Rust has amazing potential to generate impressively fast projects. It seems like every week, we hear about new advancements in browsers, search engines, web servers, and more - all driven by the safety and performance that Rust provides.
At the same time, compile times are a common complaint for the Rust compiler. As projects grow, the compile time pains also grow. This is doubly true for programmers coming to Rust from dynamic languages, and from languages with faster compile times. Just to as one data point, building Servo for me takes 37 mins 20 secs, 10 mins 14 secs of which the build seemingly stalls as the crates that block the remainder of the build finish, with my CPU cores going mostly idle as it works. This story isn’t unique to Servo, but rather is becoming more common as Rust users build larger projects. And we’re hearing this more and more as new companies pick up Rust and consider it using it for their products.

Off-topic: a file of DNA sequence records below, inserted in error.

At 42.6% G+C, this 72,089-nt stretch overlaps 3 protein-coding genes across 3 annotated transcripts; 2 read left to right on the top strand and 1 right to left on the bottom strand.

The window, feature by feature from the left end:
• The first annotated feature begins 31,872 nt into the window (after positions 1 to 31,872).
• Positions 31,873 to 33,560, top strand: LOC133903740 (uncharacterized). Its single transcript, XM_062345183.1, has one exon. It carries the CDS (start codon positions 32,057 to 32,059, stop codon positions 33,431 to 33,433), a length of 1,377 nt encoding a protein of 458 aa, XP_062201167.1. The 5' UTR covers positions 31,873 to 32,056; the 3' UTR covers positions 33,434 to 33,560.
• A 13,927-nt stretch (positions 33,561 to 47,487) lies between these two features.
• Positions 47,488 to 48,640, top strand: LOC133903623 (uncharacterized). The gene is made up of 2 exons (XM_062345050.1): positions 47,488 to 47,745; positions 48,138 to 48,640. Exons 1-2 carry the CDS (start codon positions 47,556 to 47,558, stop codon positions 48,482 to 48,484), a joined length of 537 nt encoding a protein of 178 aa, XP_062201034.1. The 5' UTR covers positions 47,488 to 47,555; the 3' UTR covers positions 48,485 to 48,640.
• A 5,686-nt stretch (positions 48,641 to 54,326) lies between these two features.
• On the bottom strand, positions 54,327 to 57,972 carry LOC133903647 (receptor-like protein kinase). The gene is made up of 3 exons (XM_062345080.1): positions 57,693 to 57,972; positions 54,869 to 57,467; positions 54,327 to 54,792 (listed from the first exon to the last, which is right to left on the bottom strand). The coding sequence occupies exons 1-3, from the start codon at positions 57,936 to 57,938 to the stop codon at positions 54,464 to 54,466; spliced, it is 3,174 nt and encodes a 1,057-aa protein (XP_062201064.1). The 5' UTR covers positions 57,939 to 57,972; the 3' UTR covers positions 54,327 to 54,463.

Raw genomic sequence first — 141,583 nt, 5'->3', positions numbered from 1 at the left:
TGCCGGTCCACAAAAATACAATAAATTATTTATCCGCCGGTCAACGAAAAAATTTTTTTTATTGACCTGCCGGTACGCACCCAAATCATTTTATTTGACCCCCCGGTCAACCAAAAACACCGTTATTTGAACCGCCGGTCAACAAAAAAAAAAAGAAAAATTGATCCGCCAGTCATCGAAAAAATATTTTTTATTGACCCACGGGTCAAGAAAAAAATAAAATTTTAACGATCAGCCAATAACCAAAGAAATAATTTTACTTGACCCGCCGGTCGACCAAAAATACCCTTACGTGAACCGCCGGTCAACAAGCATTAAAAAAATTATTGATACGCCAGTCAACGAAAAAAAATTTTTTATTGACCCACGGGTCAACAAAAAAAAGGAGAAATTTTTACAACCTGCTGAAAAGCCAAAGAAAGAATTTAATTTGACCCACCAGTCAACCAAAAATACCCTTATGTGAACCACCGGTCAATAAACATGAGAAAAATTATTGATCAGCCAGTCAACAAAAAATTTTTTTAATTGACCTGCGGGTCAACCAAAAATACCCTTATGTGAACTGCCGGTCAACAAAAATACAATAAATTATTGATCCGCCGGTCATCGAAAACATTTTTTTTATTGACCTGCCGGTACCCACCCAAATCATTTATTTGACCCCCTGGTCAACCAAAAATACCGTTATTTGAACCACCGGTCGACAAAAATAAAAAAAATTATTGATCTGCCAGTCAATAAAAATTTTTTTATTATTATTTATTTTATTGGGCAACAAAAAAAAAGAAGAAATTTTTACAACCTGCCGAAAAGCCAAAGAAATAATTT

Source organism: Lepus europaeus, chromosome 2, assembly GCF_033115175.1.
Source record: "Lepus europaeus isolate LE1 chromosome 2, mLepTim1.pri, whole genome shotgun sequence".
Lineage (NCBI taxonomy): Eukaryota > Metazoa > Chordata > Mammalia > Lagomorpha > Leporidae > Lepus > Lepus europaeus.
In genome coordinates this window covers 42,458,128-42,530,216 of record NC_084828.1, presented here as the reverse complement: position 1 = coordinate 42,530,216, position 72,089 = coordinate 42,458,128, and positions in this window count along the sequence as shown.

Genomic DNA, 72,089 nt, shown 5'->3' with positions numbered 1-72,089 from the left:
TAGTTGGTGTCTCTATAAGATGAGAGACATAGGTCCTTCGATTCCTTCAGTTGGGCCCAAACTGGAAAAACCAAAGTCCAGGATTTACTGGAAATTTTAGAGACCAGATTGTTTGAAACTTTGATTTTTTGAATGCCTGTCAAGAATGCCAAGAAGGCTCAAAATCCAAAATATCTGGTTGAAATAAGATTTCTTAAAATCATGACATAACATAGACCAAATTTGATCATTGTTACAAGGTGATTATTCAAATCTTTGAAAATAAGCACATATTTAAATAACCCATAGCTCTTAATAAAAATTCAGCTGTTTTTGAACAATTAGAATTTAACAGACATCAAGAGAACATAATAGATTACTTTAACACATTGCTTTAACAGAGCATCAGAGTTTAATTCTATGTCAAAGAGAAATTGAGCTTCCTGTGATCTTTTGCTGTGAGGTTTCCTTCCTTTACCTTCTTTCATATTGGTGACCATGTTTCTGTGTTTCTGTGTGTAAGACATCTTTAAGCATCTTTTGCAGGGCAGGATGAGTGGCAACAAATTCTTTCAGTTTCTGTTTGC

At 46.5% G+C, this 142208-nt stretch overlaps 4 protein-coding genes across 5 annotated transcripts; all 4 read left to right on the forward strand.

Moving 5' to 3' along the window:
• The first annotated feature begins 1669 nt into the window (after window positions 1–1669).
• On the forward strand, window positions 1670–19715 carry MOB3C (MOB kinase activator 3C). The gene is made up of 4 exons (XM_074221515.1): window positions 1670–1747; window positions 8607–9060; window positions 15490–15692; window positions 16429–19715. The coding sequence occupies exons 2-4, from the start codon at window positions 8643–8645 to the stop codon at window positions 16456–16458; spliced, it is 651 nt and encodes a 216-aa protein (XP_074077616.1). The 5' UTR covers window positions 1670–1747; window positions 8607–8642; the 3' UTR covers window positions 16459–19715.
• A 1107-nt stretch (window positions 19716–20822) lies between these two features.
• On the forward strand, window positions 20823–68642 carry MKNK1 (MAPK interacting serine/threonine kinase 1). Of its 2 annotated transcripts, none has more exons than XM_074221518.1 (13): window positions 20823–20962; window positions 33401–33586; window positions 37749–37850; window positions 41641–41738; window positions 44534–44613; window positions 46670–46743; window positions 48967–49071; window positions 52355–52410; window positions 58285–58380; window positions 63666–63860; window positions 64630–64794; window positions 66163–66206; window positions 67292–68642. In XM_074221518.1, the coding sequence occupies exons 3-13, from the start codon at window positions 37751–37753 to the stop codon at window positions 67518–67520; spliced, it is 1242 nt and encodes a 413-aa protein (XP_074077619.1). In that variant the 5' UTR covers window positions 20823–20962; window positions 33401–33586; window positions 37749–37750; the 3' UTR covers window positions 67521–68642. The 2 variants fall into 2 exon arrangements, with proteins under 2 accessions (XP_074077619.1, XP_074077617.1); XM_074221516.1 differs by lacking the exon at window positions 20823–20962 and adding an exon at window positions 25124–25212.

We’ve been thinking a lot this year about what second editions of current tools looks like, which got me thinking about what a second edition of the compiler might look like. What if we leveraged modern Rust performance techniques to build the compiler itself? Can we use parallelism, laziness, and the network effect of crates.io to push compiler times down?
The current Rust compiler is single-threaded. We currently rely on Cargo to spawn multiple rustc instances to compile a project’s dependencies. This doesn’t help with single project compile times. To help address our raw compiler performance, we can introduce parallelism into the compiler itself.